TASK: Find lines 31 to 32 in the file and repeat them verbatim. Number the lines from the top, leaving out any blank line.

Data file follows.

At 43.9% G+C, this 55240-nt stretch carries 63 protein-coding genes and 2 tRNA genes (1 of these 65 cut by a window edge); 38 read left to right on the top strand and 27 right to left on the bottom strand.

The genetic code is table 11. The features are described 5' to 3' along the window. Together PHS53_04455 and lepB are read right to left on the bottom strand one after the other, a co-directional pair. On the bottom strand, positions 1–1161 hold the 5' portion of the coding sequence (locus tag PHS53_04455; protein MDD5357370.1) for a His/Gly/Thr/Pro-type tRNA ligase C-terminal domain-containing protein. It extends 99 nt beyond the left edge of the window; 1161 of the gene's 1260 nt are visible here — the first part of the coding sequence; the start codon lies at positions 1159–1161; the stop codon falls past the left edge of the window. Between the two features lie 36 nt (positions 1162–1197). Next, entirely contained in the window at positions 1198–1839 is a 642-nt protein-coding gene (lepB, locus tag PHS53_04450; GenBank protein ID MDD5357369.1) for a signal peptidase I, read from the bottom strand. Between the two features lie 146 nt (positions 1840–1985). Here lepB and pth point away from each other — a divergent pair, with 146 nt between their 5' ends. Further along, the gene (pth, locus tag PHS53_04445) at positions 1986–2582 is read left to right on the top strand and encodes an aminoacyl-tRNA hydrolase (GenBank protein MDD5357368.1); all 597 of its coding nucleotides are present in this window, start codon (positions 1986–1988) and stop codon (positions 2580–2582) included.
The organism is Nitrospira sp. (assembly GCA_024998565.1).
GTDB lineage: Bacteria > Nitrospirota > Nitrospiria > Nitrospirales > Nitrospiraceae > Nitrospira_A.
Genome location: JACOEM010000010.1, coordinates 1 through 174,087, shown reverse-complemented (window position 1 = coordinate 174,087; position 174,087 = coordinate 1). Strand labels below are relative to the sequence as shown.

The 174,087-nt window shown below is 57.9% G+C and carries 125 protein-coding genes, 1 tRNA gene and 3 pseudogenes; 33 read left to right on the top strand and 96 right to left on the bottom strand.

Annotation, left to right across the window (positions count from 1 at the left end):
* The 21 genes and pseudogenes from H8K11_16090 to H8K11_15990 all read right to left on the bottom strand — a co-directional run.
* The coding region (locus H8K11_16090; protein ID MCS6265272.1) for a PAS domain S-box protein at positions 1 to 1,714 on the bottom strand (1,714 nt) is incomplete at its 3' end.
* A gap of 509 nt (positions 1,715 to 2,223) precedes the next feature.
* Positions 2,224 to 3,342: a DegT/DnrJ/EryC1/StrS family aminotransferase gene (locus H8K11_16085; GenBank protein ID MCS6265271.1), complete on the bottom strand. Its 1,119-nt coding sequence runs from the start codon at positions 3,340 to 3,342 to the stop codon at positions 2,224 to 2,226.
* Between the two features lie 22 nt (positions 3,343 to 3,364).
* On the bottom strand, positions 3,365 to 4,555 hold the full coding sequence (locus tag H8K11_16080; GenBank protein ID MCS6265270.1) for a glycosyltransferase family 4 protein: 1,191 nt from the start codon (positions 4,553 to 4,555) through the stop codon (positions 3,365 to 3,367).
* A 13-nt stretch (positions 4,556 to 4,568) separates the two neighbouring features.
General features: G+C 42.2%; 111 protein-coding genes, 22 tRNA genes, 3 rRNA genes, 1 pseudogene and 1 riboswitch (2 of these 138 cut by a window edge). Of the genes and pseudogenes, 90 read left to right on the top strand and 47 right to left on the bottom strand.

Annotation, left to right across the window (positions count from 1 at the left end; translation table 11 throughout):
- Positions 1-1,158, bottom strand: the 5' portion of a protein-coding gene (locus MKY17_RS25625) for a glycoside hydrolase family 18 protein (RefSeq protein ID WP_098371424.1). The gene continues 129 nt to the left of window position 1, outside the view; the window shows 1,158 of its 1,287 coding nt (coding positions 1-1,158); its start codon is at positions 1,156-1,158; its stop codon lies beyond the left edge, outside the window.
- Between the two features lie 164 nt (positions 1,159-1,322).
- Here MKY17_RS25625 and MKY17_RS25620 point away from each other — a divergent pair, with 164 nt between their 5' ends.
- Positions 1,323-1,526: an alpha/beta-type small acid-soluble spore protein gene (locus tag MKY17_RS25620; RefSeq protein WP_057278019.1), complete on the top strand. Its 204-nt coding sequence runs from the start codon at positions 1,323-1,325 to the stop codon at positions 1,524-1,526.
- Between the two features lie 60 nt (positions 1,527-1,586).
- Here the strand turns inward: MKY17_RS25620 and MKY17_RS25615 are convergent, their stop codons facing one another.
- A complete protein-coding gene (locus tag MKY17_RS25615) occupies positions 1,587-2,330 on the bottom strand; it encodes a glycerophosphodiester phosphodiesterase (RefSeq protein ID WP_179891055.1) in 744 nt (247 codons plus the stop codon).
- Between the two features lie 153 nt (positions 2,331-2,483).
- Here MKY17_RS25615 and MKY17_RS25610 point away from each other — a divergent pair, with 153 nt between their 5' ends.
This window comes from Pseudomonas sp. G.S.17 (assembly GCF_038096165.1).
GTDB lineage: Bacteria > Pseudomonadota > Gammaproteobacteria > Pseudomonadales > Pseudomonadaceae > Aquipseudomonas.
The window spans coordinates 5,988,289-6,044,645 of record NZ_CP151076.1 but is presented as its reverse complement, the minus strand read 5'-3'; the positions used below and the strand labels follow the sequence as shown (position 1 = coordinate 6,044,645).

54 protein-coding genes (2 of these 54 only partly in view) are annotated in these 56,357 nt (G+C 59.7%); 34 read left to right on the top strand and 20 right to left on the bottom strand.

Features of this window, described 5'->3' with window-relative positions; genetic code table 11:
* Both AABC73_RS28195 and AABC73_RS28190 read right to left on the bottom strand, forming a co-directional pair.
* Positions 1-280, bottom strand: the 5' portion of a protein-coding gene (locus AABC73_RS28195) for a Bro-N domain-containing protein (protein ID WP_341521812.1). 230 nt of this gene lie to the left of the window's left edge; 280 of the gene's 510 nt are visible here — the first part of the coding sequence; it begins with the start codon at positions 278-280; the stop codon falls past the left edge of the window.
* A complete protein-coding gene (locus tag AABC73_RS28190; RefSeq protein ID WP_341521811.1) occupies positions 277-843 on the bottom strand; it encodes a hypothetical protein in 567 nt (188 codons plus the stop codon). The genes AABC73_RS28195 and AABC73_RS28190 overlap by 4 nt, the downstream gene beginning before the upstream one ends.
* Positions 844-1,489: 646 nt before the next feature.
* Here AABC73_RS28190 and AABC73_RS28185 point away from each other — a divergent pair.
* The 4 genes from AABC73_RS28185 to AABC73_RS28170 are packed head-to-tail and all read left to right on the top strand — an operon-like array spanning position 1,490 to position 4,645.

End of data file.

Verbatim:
* Both AABC73_RS28195 and AABC73_RS28190 read right to left on the bottom strand, forming a co-directional pair.
* Positions 1-280, bottom strand: the 5' portion of a protein-coding gene (locus AABC73_RS28195) for a Bro-N domain-containing protein (protein ID WP_341521812.1). 230 nt of this gene lie to the left of the window's left edge; 280 of the gene's 510 nt are visible here — the first part of the coding sequence; it begins with the start codon at positions 278-280; the stop codon falls past the left edge of the window.